Anorexia Nervosa

Written by Raina Zaman. Reviewed by Emily Fultz, MS, RD, LDN

What is Anorexia Nervosa?

Anorexia Nervosa (AN) is an eating disorder that surrounds a person having a distorted image of their body, which causes them to indulge in unhealthy diets that lead to extreme weight loss. Although AN is more commonly associated with food restriction, some individuals may also try to control their calorie intake by self induced vomiting, laxative use, and diet pills. 

Individuals with anorexia nervosa often have a weight that is significantly lower than what’s expected of their age, sex, developmental trajectory, and physical health. On the other hand, some people with anorexia nervosa may not appear underweight or unhealthy, but they are in fact malnourished. 

Possible Causes of Anorexia Nervosa:

*there is no one cause of anorexia nervosa*

Biology: Individuals can inherit a vulnerability to anorexia nervosa if someone in their family had it.

Sociocultural: Seeing unrealistic body images may cause individuals to feel insecure and lead to unhealthy habits and thoughts. In the media being thin is considered being beautiful, and in many cultures being thin is the beauty standard.

Obsessive Compulsive Disorder (OCD): Individuals with OCD are inclined to obsessions and compulsions, so they might follow a strict diet and exercise regimen consistently.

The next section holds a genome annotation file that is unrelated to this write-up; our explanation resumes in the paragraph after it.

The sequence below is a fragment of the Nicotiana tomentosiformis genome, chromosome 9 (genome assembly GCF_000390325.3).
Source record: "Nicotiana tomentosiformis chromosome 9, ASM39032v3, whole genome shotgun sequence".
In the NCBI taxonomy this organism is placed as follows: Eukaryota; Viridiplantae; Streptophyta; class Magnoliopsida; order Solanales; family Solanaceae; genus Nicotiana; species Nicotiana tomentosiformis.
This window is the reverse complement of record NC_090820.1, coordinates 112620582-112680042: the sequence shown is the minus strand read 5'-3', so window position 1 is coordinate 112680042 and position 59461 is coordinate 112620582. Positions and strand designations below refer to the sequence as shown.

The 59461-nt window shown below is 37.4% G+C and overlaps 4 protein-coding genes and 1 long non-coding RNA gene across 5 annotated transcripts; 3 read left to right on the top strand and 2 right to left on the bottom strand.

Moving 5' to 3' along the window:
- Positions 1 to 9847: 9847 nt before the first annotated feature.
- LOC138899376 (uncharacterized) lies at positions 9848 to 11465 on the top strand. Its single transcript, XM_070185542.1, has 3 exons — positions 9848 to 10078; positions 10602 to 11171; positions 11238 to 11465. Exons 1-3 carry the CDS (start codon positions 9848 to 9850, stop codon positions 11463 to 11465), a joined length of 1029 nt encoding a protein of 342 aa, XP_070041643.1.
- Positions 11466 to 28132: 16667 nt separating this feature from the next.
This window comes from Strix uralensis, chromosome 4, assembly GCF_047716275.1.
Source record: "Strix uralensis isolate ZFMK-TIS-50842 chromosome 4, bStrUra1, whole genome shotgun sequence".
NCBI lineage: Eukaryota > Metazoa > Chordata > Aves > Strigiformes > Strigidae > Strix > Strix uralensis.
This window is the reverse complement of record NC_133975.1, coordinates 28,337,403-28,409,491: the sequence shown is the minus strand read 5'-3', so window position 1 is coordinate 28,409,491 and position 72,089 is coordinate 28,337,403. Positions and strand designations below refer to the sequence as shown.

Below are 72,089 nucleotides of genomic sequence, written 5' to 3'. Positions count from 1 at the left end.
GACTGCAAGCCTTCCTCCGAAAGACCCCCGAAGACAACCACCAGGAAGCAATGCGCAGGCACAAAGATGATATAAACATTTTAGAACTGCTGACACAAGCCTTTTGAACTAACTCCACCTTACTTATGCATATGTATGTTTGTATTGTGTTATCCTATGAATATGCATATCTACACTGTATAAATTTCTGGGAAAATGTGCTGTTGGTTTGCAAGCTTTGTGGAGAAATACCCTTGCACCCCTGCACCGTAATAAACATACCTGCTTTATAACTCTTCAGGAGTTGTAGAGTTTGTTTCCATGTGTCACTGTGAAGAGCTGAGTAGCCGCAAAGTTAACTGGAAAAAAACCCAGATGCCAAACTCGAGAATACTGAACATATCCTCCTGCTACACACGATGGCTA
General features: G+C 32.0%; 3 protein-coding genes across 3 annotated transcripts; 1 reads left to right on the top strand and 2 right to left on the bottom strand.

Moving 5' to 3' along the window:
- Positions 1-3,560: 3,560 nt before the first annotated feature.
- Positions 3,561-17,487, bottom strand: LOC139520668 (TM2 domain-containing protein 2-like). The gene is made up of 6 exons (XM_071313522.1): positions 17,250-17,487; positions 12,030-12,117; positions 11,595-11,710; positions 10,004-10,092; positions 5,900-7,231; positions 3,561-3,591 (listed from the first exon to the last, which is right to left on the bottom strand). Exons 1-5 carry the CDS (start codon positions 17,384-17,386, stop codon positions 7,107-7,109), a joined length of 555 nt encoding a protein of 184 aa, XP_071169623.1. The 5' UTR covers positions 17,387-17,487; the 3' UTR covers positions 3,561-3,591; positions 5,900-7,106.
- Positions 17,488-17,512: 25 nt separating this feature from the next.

Characteristics of an Individual With Anorexia Nervosa:


  • fatigue, dry skin, bone loss, anemia, cardiac complications, being emaciated, binge eating and then purging, not consuming enough calories 

Behavioral + Psychological:

  • refuses to eat, doesn’t eat certain foods or food groups, compulsive exercise, withdrawal from social activities, anxiety, depression

Possible Topics Individuals With Anorexia Nervosa Mention:

  • Rules about what they can or can’t eat
  • Talks about being scared of gaining weight
  • Mentions wanting to eat healthy foods constantly
  • Being occupied with food labels 

Effects of Anorexia Nervosa:

Short Term:

  • hair loss, brittle hair and nails, carotenemia, dry or gray skin, bloating, constipation, extreme fatigue

Long Term:

  • damage to the gastrointestinal tract, ulcers, cardiac muscle atrophy, heart failure, loss of brain function 

Registered Dietitian’s Role For Recovery:  

The treatment plan for the patient typically involves a multidisciplinary team, consisting of a physician, registered dietitian, psychologist/therapist, and a psychiatrist. 

  • Restore weight to what it was previously
  • Talk about eating habits and form new and sustainable healthier ones
  • Create realistic meal plans with the patient; this is an interactive process
  • Focus on nutrient needs rather than restriction 

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